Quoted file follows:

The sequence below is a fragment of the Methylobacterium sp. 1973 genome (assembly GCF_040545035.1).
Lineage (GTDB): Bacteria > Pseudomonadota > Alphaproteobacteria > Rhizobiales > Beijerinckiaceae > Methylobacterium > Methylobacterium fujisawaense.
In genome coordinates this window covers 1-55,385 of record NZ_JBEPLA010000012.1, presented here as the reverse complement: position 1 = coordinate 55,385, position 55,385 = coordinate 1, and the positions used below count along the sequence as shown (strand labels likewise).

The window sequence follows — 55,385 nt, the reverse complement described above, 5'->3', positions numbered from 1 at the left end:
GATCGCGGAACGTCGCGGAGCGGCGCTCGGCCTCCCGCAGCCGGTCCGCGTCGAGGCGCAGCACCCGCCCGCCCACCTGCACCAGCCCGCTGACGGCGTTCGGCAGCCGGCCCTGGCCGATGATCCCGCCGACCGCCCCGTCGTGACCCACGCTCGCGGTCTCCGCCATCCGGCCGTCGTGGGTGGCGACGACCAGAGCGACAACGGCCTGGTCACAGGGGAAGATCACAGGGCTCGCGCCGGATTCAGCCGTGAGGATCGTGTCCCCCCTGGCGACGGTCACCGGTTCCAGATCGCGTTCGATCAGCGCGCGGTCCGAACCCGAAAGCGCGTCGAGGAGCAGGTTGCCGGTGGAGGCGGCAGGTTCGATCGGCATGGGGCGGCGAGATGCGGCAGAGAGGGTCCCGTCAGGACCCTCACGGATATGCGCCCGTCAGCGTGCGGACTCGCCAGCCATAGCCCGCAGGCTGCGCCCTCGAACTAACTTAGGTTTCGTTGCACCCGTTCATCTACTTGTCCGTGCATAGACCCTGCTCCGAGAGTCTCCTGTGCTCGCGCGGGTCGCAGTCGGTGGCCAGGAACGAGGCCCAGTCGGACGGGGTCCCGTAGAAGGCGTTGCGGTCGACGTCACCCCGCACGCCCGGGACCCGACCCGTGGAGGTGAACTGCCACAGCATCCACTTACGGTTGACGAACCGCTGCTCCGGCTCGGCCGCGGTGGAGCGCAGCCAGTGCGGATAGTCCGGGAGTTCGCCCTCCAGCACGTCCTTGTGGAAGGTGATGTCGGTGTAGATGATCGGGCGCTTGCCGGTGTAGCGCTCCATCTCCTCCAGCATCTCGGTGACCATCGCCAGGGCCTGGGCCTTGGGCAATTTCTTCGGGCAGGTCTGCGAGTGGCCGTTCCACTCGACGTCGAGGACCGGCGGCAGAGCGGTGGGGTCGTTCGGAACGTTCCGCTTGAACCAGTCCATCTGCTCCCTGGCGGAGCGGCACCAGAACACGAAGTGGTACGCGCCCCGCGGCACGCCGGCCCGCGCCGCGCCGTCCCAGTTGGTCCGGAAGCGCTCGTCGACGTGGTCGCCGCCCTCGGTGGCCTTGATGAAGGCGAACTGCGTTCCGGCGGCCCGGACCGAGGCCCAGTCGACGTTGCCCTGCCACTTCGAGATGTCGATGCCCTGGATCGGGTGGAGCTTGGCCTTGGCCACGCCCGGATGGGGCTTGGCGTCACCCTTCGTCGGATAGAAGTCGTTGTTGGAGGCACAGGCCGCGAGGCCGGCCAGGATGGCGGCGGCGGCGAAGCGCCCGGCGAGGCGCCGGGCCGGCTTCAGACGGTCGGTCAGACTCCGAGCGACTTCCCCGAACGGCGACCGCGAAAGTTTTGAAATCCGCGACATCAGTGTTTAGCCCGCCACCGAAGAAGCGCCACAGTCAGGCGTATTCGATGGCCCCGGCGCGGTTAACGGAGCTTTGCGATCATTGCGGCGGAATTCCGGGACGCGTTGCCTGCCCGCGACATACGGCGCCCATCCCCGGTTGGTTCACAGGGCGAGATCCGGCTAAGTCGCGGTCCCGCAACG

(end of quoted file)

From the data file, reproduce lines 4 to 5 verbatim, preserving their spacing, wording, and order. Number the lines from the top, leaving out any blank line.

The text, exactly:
The window sequence follows — 55,385 nt, the reverse complement described above, 5'->3', positions numbered from 1 at the left end:
GATCGCGGAACGTCGCGGAGCGGCGCTCGGCCTCCCGCAGCCGGTCCGCGTCGAGGCGCAGCACCCGCCCGCCCACCTGCACCAGCCCGCTGACGGCGTTCGGCAGCCGGCCCTGGCCGATGATCCCGCCGACCGCCCCGTCGTGACCCACGCTCGCGGTCTCCGCCATCCGGCCGTCGTGGGTGGCGACGACCAGAGCGACAACGGCCTGGTCACAGGGGAAGATCACAGGGCTCGCGCCGGATTCAGCCGTGAGGATCGTGTCCCCCCTGGCGACGGTCACCGGTTCCAGATCGCGTTCGATCAGCGCGCGGTCCGAACCCGAAAGCGCGTCGAGGAGCAGGTTGCCGGTGGAGGCGGCAGGTTCGATCGGCATGGGGCGGCGAGATGCGGCAGAGAGGGTCCCGTCAGGACCCTCACGGATATGCGCCCGTCAGCGTGCGGACTCGCCAGCCATAGCCCGCAGGCTGCGCCCTCGAACTAACTTAGGTTTCGTTGCACCCGTTCATCTACTTGTCCGTGCATAGACCCTGCTCCGAGAGTCTCCTGTGCTCGCGCGGGTCGCAGTCGGTGGCCAGGAACGAGGCCCAGTCGGACGGGGTCCCGTAGAAGGCGTTGCGGTCGACGTCACCCCGCACGCCCGGGACCCGACCCGTGGAGGTGAACTGCCACAGCATCCACTTACGGTTGACGAACCGCTGCTCCGGCTCGGCCGCGGTGGAGCGCAGCCAGTGCGGATAGTCCGGGAGTTCGCCCTCCAGCACGTCCTTGTGGAAGGTGATGTCGGTGTAGATGATCGGGCGCTTGCCGGTGTAGCGCTCCATCTCCTCCAGCATCTCGGTGACCATCGCCAGGGCCTGGGCCTTGGGCAATTTCTTCGGGCAGGTCTGCGAGTGGCCGTTCCACTCGACGTCGAGGACCGGCGGCAGAGCGGTGGGGTCGTTCGGAACGTTCCGCTTGAACCAGTCCATCTGCTCCCTGGCGGAGCGGCACCAGAACACGAAGTGGTACGCGCCCCGCGGCACGCCGGCCCGCGCCGCGCCGTCCCAGTTGGTCCGGAAGCGCTCGTCGACGTGGTCGCCGCCCTCGGTGGCCTTGATGAAGGCGAACTGCGTTCCGGCGGCCCGGACCGAGGCCCAGTCGACGTTGCCCTGCCACTTCGAGATGTCGATGCCCTGGATCGGGTGGAGCTTGGCCTTGGCCACGCCCGGATGGGGCTTGGCGTCACCCTTCGTCGGATAGAAGTCGTTGTTGGAGGCACAGGCCGCGAGGCCGGCCAGGATGGCGGCGGCGGCGAAGCGCCCGGCGAGGCGCCGGGCCGGCTTCAGACGGTCGGTCAGACTCCGAGCGACTTCCCCGAACGGCGACCGCGAAAGTTTTGAAATCCGCGACATCAGTGTTTAGCCCGCCACCGAAGAAGCGCCACAGTCAGGCGTATTCGATGGCCCCGGCGCGGTTAACGGAGCTTTGCGATCATTGCGGCGGAATTCCGGGACGCGTTGCCTGCCCGCGACATACGGCGCCCATCCCCGGTTGGTTCACAGGGCGAGATCCGGCTAAGTCGCGGTCCCGCAACG